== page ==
The Red Turtle – VIFF 2016 Review


On the strength of his astonishing award-winning animated short film from 2000, Father and Daughter, Dutch animator Michaël Dudok de Wit came to the attention of Japanese animation legend Hayao Miyazaki who not only wanted to meet de Wit, but wanted to get in cahoots with him for a Studio Ghibli project. That project would eventually become The Red Turtle, a gorgeously rendered fable of simple purity, and while it may have a few familiar elements, it’s nonetheless a powerful, unpredictable, and moving experience.

Animated in a condensed yet hyper-detailed style that bears the irrefutable influence of French artist and cartoonist Mœbius, de Wit’s The Red Turtle concerns itself with the struggles of a nameless man who’s been shipwrecked on a deserted island. Via finespun hand-drawn images and vibrant use of color, our castaway at first finds risk and peril on the island before he eventually finds sustenance there, too. There’s a dreamlike storybook awareness to the film, though the rhythmic and subtlety of the plot is such that to say too much would give it up entirely.

The titular sea turtle makes numerous ominous appearances and begins to manifest in the rich fantasy world the castaway develops. At times the turtle is almost like a leviathan archetype, and there’s almost something of the Irish and Orcadian folklore of selkies in the understated magical realism that results.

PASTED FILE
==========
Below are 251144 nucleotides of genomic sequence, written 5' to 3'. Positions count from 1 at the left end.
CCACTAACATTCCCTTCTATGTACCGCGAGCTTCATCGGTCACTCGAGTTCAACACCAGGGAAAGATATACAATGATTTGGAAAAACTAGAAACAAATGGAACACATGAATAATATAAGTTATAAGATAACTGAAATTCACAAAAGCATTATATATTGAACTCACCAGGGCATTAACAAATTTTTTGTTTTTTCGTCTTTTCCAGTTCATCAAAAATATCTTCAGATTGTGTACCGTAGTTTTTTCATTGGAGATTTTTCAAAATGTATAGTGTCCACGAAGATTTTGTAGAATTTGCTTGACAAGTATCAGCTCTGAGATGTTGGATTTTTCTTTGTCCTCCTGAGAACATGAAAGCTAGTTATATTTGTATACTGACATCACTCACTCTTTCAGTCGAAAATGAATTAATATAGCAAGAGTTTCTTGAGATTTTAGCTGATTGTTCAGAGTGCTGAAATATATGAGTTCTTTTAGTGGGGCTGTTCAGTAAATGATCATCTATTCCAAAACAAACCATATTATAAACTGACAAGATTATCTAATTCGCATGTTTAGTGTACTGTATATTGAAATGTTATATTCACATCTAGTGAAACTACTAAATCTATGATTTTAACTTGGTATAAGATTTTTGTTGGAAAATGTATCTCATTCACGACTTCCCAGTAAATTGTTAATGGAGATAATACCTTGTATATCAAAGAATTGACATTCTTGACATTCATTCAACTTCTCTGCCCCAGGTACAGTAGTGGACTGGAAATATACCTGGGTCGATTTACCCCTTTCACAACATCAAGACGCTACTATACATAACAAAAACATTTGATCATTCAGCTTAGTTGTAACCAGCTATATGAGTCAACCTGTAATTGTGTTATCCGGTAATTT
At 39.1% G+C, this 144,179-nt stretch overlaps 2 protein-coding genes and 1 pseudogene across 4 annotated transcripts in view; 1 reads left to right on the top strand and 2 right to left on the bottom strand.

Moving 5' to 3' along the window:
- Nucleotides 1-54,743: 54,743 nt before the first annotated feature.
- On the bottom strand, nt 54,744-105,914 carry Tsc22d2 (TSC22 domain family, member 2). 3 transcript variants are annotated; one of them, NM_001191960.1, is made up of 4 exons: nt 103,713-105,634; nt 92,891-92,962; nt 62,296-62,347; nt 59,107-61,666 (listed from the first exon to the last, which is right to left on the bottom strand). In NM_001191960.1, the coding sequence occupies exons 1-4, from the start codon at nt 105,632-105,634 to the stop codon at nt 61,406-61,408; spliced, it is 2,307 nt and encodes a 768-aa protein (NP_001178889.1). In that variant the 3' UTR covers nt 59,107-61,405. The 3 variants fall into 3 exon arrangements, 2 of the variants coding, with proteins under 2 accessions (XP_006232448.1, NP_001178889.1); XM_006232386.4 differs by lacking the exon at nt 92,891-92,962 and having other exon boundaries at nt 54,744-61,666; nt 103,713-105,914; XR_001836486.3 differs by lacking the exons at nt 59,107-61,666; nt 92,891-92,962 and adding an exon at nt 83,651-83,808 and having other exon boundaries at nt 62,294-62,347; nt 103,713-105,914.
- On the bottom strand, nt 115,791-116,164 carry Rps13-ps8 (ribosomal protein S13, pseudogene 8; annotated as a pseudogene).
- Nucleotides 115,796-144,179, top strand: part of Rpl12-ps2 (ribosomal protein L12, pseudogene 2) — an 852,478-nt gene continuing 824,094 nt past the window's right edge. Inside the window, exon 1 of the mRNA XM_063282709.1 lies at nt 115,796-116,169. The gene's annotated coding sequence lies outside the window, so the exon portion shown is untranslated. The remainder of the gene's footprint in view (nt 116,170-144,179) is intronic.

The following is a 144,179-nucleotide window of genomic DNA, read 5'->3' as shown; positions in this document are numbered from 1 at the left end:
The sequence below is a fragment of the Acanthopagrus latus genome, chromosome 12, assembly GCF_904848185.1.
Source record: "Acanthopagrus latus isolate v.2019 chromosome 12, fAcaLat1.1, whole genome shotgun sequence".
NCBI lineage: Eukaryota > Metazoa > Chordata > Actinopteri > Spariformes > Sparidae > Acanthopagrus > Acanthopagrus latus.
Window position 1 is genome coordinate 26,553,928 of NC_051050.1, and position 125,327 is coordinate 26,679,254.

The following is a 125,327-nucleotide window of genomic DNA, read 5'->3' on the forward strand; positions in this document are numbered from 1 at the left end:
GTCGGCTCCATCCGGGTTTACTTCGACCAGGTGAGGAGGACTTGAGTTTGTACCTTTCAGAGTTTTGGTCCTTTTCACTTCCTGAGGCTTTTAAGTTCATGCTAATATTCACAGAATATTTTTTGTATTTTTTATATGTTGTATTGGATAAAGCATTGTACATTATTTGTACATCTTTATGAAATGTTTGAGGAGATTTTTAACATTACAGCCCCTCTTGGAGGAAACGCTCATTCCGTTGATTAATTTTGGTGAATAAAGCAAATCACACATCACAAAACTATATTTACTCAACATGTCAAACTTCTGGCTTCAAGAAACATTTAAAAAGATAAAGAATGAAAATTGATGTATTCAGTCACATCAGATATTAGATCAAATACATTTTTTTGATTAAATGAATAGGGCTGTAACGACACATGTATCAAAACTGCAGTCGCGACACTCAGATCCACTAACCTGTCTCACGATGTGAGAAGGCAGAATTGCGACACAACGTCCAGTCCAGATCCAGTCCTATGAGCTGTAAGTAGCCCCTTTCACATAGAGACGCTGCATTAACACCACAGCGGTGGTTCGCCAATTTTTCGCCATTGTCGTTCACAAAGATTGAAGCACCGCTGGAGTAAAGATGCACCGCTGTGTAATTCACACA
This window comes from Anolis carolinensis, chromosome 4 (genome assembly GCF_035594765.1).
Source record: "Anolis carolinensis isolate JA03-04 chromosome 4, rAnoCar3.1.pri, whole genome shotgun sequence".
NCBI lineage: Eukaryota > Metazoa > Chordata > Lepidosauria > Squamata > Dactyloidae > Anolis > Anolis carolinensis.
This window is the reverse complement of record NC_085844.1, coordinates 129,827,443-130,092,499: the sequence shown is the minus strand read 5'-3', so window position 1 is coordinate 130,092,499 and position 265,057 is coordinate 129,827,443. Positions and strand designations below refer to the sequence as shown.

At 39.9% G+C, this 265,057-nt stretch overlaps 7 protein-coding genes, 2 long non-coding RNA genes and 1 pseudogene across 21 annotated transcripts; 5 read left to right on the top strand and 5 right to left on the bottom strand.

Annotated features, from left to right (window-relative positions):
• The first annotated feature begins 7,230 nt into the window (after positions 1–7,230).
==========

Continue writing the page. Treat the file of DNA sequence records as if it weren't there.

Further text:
The life on the island is captured with such rapturous beauty, care, and precision, and when the story moves into night scenes there’s a palpable magic in the faded grays and the silvery moon. Skittering crabs, soaring birds, and other denizens move and gambol with exuberance. It’s sheer poetry.

De Witt co-wrote The Red Turtle with French director Pascale Ferran (Bird People), and their allegorical fantasy is completely unburdened with any dialogue. It does take some getting used to perhaps, as this approach is so far removed from what Pixar is doing, for instance, and stylistically it’s not like much in the Studio Ghibli canon, either. No, The Red Turtle is kind of all on it’s own; a vivid, gilt-edged, little gem.

Taste of Cinema Rating: 4 stars (out of 5)

Author Bio: Shane Scott-Travis is a film critic, screenwriter, comic book author/illustrator and cineaste. Currently residing in Vancouver, Canada, Shane can often be found at the cinema, the dog park, or off in a corner someplace, paraphrasing Groucho Marx. Follow Shane on Twitter @ShaneScottravis.